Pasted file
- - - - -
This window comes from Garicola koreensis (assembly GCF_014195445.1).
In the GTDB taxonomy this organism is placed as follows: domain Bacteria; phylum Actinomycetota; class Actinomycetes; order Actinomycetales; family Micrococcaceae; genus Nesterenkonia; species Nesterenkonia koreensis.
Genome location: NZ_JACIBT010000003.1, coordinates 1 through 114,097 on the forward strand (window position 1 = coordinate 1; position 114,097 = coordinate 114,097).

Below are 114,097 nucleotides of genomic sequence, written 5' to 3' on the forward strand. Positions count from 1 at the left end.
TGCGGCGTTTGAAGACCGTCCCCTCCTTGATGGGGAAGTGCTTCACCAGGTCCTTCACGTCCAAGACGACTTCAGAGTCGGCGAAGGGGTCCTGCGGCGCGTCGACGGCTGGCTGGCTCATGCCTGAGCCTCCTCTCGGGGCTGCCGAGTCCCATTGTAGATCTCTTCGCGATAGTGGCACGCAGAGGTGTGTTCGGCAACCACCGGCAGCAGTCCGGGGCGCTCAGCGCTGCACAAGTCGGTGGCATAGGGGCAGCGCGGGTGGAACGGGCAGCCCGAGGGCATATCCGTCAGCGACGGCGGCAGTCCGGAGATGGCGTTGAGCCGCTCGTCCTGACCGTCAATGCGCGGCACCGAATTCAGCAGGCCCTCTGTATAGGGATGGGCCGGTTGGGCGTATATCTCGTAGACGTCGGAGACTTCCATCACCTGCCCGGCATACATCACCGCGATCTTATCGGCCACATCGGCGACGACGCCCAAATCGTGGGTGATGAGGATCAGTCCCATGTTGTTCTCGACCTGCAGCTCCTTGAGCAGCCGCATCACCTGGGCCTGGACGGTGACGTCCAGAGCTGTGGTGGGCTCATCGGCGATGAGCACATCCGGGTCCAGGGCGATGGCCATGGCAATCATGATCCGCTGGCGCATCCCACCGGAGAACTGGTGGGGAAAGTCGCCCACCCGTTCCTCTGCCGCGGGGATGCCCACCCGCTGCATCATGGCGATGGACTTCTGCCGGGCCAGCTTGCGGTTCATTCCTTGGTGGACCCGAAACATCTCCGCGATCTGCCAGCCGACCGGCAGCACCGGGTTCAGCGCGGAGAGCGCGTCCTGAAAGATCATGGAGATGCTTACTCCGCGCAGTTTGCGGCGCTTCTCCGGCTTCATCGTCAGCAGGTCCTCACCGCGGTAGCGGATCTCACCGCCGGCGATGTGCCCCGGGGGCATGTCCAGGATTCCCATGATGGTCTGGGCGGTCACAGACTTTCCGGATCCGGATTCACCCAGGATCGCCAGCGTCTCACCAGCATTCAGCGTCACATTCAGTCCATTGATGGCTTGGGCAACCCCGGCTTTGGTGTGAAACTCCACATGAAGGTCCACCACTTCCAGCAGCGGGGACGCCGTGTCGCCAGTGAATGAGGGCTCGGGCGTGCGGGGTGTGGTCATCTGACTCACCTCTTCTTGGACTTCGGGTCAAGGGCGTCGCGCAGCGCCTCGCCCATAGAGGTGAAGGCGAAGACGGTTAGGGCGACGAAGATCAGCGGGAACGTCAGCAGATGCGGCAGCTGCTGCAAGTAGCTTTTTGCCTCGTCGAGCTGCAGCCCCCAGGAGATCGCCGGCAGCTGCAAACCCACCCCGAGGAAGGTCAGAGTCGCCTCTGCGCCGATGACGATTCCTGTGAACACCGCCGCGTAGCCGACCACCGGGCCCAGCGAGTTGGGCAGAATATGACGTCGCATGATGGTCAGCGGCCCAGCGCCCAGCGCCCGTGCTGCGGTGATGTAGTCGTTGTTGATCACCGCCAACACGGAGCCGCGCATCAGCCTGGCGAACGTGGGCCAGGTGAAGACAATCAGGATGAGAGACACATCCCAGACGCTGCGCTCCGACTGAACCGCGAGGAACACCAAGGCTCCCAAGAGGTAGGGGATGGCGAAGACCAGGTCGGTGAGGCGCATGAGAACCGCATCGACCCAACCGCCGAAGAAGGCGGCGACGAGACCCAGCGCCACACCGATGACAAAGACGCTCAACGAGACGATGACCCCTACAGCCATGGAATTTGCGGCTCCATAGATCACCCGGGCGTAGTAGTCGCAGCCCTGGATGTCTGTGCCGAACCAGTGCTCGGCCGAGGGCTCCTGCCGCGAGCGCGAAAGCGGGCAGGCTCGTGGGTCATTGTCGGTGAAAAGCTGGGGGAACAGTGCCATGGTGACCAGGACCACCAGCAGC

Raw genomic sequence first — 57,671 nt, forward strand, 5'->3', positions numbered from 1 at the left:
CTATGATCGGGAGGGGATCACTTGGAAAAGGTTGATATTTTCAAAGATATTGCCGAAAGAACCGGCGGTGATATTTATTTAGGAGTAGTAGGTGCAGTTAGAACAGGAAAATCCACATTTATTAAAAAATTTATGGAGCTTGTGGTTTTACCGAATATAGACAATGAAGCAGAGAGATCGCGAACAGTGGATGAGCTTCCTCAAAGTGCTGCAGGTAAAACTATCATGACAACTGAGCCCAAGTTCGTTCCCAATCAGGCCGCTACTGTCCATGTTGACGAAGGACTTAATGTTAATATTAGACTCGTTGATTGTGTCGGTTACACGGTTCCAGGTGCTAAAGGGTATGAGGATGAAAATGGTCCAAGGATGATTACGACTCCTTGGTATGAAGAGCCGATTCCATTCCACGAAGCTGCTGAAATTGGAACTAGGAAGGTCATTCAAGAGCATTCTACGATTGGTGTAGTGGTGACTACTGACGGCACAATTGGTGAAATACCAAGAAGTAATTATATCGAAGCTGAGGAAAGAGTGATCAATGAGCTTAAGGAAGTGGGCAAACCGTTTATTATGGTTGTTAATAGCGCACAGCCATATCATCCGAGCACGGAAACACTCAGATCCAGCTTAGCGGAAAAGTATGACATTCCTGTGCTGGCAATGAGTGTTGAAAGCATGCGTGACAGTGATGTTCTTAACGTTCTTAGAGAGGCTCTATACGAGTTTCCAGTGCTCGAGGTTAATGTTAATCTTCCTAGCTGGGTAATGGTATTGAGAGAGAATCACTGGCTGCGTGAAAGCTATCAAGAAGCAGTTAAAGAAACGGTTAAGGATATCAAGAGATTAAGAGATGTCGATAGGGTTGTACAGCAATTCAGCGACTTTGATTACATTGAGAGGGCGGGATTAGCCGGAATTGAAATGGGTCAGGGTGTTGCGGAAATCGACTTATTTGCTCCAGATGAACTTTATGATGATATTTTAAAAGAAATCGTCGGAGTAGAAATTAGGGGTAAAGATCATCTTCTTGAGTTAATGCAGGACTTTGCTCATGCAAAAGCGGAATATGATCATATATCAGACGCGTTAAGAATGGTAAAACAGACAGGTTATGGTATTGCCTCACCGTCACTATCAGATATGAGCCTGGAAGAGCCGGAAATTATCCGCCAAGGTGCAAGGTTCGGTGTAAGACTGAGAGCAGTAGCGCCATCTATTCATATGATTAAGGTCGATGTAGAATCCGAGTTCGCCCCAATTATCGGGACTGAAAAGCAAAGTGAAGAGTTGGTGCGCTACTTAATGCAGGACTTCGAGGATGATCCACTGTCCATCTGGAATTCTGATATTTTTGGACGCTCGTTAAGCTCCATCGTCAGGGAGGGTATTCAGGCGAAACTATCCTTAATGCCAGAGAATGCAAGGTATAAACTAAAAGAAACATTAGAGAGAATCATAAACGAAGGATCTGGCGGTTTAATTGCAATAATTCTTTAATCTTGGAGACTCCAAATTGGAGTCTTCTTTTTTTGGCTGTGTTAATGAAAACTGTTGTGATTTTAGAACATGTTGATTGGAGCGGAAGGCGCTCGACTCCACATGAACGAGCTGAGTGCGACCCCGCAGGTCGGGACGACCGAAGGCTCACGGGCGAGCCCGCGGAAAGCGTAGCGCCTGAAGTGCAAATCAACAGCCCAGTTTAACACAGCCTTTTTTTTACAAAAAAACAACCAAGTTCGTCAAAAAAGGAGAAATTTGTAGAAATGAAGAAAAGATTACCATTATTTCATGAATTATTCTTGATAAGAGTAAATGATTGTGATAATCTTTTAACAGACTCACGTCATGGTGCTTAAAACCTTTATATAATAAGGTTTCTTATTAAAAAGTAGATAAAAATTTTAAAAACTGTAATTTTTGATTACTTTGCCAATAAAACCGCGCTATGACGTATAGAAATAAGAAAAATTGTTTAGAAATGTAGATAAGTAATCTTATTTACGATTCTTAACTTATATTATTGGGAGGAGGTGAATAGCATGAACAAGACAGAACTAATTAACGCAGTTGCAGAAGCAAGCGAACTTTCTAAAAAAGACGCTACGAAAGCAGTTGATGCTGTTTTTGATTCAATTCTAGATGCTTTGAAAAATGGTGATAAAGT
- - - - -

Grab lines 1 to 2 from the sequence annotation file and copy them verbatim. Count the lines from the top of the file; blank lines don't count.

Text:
This window comes from Garicola koreensis (assembly GCF_014195445.1).
In the GTDB taxonomy this organism is placed as follows: domain Bacteria; phylum Actinomycetota; class Actinomycetes; order Actinomycetales; family Micrococcaceae; genus Nesterenkonia; species Nesterenkonia koreensis.